Jun 16, 2018
Sheki’s modern life began with Haji Chalabi Khan’s revolt against the Safavid Empire in the eighteenth century. It was here that he built his fort, palaces and numerous other buildings and it continued as the capital of the khanate for a couple of generations. A flourishing town, grown rich with the silk trade, it boasted several caravan serai at one time and still has a couple of renovated ones. Of the original buildings, very few of the survived and those that did needed extensive restoration. The old part of town is pretty, with cobble-stoned streets lined with houses of stone and brick against a backdrop of green-clad hills.
The Xan Serai, or Palace of the Khan is one such sight where the current artwork is the result of recent renovations. The extensively decorated exterior is the only area where photographs are allowed. For all its importance, it is diminutive in size, with both the upper and lower storeys of the palace each consisting of just three rooms. Built in railway carriage-style, the design is simplistic; each room opens into the next. But what is lacks in design it makes up in the elaborate painted murals. Every inch of interior space – the ceiling, walls, cornices and pillars are exquisitely painted in rich colors. The stained-glass windows detailed by shebeke art of woodwork let in a rainbow of light into the rooms. As in most Islamic art, flowers, trees, animals and geometric shapes dominate but in one of the upper rooms, a frieze runs along the walls just above eye level. It shows hunting scenes and scenes from battles in minute detail. The battle against Nadir Shah is prominently depicted. The result is the sort of beauty that I remember from monuments in Iran. I wanted to gawk for hours.
Beautiful as it is, the visit left a lot to be desired. After buying tickets, visitors are herded in in the manner of a school field trip. Names are called out and groups of twenty-five are hustled from room to room by one of the employees. Any desire to spend time looking and admiring the paintings are sternly discouraged. The unsolicited and unwanted guide opens one set of doors, rattles off a sentence or two in Azeri and marches us out of the room in under four minutes. My attempts to look closely or longer were curtly reprimanded and other such stragglers were rounded up and moved on. This is herding at its most efficient and we were in and out of the entire building in under twenty minutes. This is strictly a look-where-you-are-told-and-when-you-are told kind of visit; not exactly a winning recipe for fond memories!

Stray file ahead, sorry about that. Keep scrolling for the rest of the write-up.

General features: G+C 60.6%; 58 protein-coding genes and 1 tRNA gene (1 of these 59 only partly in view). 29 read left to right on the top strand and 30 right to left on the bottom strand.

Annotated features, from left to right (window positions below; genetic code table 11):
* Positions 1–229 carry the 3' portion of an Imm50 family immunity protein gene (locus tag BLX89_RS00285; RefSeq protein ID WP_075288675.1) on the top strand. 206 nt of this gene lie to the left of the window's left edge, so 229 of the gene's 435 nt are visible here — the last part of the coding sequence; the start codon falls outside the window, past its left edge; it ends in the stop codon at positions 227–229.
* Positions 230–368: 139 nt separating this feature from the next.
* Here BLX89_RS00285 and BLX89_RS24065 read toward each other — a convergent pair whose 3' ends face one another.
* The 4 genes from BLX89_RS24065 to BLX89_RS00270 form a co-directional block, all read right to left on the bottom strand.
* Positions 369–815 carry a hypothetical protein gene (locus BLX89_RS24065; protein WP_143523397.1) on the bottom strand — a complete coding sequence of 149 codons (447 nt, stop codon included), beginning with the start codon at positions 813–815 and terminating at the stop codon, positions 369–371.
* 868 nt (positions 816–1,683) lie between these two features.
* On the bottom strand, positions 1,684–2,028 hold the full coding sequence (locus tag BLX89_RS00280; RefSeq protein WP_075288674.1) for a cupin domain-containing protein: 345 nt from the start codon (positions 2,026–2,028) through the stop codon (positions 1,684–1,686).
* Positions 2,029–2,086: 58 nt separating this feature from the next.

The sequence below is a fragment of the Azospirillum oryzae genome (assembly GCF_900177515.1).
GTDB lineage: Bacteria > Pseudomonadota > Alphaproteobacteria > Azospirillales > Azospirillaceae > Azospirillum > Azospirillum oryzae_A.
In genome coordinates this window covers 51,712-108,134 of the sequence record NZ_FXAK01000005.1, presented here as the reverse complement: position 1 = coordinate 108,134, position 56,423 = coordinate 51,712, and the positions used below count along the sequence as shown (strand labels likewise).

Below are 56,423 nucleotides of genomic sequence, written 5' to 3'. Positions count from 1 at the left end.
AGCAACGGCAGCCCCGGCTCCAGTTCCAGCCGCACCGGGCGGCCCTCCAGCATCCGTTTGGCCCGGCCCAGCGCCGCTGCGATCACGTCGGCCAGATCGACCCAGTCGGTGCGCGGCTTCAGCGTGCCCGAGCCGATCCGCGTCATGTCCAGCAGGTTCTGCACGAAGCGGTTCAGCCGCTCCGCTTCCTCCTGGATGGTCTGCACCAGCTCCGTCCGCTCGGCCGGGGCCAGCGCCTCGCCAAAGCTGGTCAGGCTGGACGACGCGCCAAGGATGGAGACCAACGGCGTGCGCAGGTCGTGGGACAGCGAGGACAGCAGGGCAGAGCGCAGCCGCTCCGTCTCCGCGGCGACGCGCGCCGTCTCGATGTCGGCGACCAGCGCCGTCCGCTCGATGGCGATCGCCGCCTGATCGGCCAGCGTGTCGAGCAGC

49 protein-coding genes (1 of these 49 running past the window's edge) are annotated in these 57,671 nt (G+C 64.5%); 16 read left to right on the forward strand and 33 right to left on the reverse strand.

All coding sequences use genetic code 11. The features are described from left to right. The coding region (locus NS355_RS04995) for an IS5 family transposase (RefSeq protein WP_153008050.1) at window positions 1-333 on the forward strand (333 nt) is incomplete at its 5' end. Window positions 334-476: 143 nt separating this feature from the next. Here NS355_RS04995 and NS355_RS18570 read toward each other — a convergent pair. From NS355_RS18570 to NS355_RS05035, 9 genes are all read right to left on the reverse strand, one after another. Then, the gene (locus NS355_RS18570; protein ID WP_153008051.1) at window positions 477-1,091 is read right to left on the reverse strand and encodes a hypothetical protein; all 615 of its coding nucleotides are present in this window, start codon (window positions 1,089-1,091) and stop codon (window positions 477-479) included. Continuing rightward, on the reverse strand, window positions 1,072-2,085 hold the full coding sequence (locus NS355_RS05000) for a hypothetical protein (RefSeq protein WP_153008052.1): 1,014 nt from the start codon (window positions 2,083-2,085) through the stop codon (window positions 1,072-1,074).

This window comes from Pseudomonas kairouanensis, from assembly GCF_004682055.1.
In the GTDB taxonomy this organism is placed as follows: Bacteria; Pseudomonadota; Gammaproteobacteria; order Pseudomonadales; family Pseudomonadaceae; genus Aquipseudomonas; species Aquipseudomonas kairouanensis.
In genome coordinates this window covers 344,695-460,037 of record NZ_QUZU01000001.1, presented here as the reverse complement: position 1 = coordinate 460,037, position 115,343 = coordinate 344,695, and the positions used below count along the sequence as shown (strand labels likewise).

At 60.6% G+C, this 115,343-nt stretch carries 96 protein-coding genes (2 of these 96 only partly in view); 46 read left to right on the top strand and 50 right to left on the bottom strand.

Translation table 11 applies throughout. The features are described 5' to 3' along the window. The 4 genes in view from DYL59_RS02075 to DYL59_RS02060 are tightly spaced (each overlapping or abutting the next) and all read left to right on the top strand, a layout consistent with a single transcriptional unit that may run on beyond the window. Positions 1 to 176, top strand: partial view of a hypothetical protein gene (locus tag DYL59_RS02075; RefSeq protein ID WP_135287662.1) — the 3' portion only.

By contrast, the visit to the Winter Palace was lovely. Not being on the must-see list of most visitors yet, the palace is blissfully crowd-free. Set amid tranquil gardens, built in the same style, most of the rooms are still bare, awaiting restorations. Only one of the rooms has had the paintings restored and I could look at my leisure. Among the flowers, trees and animals, are images of women and men. As in the summer palace, the paintings are a rich palette of colors and patterns and I gawked to my heart’s content. Photographs are allowed here and I pottered around as long as I wanted, thankfully left alone by sole overseer.
The rose garden leading up to the palace doesn’t have that many roses now but with a view of the surroundings hills and the faint smell of roses wafting in the breeze, it is oasis of welcome calm. The only interruptions to occasional bird calls and buzzing of a few bees is the squawking of a rooster next door.